Oline Cogdill

S.J. Watson
’s Before I Go to Sleep is one of those novels that caught me by surprise.

I almost didn’t review it because I had just reviewed three British novels and I strive for balance.

But Watson’s novel was immediately mesmerizing as he tackled the power of memories while writing about a woman with no memory. Christine Lucas not only has lost any recollections about her past, but her lack of memory has robbed her of any feelings.

Each day, Christine wakes up not knowing who she is or who the man is next to her. She believes she is 27 years old, but beyond that she has no immediate clue to her past. Each day she is stunned to see in the mirror the face of a 47-year-old and to learn that she has been married for 22 years to Ben. Each morning, before he leaves for work as a teacher, Ben explains to Christine that she lost her memory 20 years before in an accident.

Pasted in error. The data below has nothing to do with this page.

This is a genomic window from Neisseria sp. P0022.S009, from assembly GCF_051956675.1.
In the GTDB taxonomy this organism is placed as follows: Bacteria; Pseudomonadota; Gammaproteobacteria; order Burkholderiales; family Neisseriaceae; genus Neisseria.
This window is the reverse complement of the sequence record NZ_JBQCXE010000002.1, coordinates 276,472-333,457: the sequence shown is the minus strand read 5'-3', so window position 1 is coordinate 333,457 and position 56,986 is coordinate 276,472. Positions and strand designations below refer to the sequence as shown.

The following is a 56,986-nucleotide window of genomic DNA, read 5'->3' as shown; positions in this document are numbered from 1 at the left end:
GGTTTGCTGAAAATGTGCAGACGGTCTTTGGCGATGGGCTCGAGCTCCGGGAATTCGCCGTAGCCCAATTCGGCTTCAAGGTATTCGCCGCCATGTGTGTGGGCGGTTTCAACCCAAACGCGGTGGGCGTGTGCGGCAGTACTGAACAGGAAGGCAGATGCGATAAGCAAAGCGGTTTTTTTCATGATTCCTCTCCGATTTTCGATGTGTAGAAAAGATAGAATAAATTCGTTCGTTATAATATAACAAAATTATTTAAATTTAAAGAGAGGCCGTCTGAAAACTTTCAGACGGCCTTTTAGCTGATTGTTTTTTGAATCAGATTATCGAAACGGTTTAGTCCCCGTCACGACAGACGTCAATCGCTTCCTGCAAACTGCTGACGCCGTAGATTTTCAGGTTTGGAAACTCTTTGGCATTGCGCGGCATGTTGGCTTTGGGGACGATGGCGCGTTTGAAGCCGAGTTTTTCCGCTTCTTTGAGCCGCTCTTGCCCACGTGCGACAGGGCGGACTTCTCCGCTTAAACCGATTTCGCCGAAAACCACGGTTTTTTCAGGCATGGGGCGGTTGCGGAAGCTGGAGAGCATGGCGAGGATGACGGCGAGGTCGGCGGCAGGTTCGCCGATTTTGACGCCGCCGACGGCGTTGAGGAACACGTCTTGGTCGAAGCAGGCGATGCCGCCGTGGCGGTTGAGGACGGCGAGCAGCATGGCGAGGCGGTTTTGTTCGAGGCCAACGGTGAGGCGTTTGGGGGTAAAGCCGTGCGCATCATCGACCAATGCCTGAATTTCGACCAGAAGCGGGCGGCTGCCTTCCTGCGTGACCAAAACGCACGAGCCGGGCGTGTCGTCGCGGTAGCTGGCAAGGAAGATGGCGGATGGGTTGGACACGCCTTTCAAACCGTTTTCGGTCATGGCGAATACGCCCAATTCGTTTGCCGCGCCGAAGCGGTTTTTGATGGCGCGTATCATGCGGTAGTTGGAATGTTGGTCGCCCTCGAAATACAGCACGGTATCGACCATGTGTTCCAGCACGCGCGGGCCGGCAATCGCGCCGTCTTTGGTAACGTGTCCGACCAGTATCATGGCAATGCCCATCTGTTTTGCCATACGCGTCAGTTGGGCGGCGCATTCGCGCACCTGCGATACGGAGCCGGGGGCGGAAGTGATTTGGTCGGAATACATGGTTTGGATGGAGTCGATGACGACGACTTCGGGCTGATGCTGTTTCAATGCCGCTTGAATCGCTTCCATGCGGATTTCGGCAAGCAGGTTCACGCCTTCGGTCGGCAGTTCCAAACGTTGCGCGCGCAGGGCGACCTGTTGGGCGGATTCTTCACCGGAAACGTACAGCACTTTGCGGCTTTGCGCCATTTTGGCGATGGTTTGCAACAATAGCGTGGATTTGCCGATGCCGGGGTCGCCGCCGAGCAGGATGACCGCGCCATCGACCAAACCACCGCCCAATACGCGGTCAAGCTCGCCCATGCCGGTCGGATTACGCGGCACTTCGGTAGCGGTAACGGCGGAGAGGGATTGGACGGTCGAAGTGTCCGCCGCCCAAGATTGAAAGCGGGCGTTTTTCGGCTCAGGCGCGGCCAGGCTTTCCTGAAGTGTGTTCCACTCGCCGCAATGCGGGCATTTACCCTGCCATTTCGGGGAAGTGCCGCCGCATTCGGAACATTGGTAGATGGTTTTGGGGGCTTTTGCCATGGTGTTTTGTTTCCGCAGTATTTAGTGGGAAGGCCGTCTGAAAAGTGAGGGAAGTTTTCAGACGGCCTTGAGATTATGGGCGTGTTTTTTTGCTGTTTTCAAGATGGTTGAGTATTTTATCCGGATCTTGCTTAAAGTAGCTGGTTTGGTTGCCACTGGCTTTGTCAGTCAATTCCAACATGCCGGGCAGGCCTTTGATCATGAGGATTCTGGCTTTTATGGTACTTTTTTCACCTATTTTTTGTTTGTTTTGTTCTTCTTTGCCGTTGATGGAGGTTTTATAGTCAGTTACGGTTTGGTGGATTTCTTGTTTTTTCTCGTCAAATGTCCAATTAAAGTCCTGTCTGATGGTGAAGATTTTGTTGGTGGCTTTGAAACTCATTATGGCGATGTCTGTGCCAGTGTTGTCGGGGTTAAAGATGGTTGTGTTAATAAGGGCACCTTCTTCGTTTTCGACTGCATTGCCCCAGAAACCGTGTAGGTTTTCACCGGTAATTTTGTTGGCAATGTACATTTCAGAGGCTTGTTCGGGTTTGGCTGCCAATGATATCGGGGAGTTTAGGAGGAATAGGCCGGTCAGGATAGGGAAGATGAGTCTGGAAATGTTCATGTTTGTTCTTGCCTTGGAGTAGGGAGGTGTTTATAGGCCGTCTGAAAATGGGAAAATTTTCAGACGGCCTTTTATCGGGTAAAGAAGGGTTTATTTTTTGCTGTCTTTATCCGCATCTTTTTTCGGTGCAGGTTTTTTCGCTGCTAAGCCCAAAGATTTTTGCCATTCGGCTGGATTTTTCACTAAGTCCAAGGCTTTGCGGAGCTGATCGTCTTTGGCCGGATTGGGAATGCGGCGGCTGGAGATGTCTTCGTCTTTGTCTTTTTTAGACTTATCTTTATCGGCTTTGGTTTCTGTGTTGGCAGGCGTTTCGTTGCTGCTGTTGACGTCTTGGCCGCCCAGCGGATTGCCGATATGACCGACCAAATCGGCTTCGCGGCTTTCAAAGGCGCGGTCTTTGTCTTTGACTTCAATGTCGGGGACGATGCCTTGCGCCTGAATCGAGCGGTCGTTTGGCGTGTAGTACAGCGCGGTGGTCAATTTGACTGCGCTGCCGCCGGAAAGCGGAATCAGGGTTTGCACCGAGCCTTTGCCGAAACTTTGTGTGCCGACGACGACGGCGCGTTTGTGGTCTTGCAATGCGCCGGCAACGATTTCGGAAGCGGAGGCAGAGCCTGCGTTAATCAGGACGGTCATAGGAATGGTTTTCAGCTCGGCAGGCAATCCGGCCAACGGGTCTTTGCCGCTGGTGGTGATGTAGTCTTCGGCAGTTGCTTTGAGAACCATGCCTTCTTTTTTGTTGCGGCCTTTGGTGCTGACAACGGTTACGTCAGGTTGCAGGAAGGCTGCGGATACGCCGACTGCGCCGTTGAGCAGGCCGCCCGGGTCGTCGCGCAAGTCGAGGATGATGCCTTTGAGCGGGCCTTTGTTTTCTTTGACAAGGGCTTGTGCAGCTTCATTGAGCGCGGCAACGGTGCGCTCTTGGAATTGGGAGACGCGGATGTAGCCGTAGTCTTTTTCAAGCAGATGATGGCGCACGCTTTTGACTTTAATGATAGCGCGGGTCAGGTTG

Or did she?

To try to remember, Christine writes down everything that has happened to her, and these journals are her only connection with the past. Because each day, her memory is wiped clean. But those journals also include a chilling note: “Don’t trust Ben.”

In my review of Before I Go to Sleep that ran in the Sun Sentinel and other newspapers, I said: “Watson bends his intense psychological thriller in myriad ways, making the reader simultaneously empathize and doubt each character. Ben appears to be a devoted husband; [her doctor] appears to be a compassionate physician; Christine appears not to know of her past.

“Each snippet of Christine’s memory appears to be a victory as well as a setback. Recovering her memory may be more frightening than she imagines. At each turn, clues to Christine’s past and present spin in different directions, leading to a shocking finale,” I wrote in the review in the Sun Sentinel.

And here is the review that ran in Mystery Scene magazine.

Before the book hit the stands, Before I Go to Sleep already had been sold to become a film produced by Ridley Scott. It will star Nicole Kidman as Christine and Mark Strong (Sherlock Holmes) as her psychiatrist. Rowan Joffe will direct. The film version of Before I Go to Sleep is scheduled for release during 2013.